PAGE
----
Just like any other partnership, business partnerships can sour. If you incorporated an entity to put your genius concept into action and divided shares between you and your partner 50/50, and were each appointed a director, you may find yourself in a tricky situation if the relationship has soured, or your separate visions for the business have diverted. A deadlock occurs where no resolutions can be progressed as none proposed can be approved. Put simply, the shareholders dispute has resulted in the company being stuck. If you find yourself in this situation, particularly if the result is a negative impact on day to day trade, you need to act quickly. Here are some the legal issues/ documents that should be considered in planning your next move.
Resolving the Dispute
Shareholders Agreement & Constitution – the governing documents of a company, and in particular the shareholders agreement, often set out what is to occur in the event of a deadlock. Some of the different types of provisions include buy-out orders (sometimes by way of secret offers contained in envelopes), meditation, market sales and / or wind-up. Figuring out what is provided for in your governing documents should always be your first port of call.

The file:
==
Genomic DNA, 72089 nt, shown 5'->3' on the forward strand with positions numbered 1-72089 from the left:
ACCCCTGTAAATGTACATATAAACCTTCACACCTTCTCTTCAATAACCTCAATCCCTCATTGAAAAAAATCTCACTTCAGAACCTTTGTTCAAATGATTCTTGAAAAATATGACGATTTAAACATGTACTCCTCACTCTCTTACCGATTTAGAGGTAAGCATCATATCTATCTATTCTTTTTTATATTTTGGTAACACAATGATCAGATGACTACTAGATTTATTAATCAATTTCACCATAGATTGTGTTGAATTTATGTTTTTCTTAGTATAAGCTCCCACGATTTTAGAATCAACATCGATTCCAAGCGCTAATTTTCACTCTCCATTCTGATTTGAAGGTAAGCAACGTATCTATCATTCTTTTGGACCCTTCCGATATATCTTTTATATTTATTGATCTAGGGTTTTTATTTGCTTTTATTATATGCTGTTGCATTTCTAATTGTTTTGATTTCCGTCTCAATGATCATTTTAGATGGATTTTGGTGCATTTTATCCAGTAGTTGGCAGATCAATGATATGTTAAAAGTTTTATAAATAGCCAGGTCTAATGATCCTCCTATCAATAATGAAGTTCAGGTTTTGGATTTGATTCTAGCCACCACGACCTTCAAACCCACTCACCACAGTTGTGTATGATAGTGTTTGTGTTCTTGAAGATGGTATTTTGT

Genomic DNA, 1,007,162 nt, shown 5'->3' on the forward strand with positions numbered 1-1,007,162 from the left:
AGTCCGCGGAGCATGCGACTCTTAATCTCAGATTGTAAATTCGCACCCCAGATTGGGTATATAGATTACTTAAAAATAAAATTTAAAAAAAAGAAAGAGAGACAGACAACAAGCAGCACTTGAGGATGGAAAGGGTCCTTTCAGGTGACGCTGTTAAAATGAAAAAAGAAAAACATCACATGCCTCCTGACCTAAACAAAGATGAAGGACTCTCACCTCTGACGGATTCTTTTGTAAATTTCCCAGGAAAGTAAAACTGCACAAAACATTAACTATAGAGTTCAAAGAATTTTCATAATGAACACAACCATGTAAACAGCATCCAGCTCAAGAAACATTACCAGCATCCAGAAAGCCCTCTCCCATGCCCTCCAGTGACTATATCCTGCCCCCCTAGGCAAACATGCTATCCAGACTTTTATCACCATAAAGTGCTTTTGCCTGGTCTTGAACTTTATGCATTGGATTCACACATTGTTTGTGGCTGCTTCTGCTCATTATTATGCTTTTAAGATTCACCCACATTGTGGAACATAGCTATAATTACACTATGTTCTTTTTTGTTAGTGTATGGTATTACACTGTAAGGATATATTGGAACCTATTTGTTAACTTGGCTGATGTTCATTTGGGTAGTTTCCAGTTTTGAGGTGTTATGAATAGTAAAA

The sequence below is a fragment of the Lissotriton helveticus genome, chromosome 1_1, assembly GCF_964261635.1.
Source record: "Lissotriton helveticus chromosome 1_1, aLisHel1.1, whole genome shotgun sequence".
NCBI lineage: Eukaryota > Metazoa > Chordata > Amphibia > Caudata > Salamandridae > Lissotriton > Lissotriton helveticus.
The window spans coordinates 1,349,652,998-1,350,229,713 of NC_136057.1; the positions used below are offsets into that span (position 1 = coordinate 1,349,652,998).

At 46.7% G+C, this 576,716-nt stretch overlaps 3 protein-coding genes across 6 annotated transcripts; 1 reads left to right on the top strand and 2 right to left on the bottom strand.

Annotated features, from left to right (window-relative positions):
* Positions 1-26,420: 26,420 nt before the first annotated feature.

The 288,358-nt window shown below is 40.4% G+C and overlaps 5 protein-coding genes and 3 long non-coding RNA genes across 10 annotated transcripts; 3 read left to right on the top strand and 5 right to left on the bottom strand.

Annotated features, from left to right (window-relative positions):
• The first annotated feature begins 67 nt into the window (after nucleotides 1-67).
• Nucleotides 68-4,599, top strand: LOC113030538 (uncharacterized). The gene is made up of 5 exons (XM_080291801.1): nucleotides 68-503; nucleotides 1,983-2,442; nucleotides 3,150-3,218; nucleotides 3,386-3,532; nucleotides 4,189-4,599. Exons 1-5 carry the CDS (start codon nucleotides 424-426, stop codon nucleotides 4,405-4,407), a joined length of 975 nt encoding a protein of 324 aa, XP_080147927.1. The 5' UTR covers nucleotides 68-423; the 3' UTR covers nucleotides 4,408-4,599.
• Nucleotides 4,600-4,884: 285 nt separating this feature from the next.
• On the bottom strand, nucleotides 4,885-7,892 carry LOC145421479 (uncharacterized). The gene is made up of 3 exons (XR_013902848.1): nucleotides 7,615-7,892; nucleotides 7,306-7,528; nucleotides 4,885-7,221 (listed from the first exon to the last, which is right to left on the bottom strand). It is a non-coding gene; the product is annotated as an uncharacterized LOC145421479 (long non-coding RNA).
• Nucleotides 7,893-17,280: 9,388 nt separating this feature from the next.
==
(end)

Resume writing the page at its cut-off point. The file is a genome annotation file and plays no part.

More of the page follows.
Corporations Act – If the answer to your woes does not lie in the governing documents (or you don’t have any) you should look at the avenues for relief per the Corporations Act (‘the Act’). Often, claims of a deadlock coincide with claims of oppression and/ or breaches of directors’ duties.
Under the Act, the power that the Court has includes (but is not limited to) to make orders:
- that one shareholder purchase another’s at a price determined by the Court;
- that the company purchase a shareholder’s shares;
- that a receiver and manager be appointed and the company wound up (section 461 Corporations Act); or
- that an injunction be granted against the company or a director/ majority shareholder to restrain a specific Act.
The Court System
Alternatively, a shareholder could also apply to the Courts under section 461(1)(k) to wind up (liquidate) a company where it would be just and equitable to do so. A breakdown of the relationship of 50/50 shareholders in an operative company has been deemed, on some occasions, a just and equitable basis. Courts are, however, extremely reluctant to grant such applications to wind up a company especially if the company in question is solvent (International Hospitality Concepts Pty Ltd v National Marketing Concepts Inc (No 2) (1994) 18 ACSR 603). Note however, that even in cases where the Courts have held that the appropriate remedy is to wind up the company, they do also, in most cases, adjourn or suspend its order to allow the parities to reach a compromise before the formal order is made.
So if you find yourself in a deadlock, it’s important you take action. After all, the future of your business is at stake. Talk to commercial lawyer and they will be able to advise you as to your rights and obligations in dealing with such a process, either through commercial negotiation or court proceedings.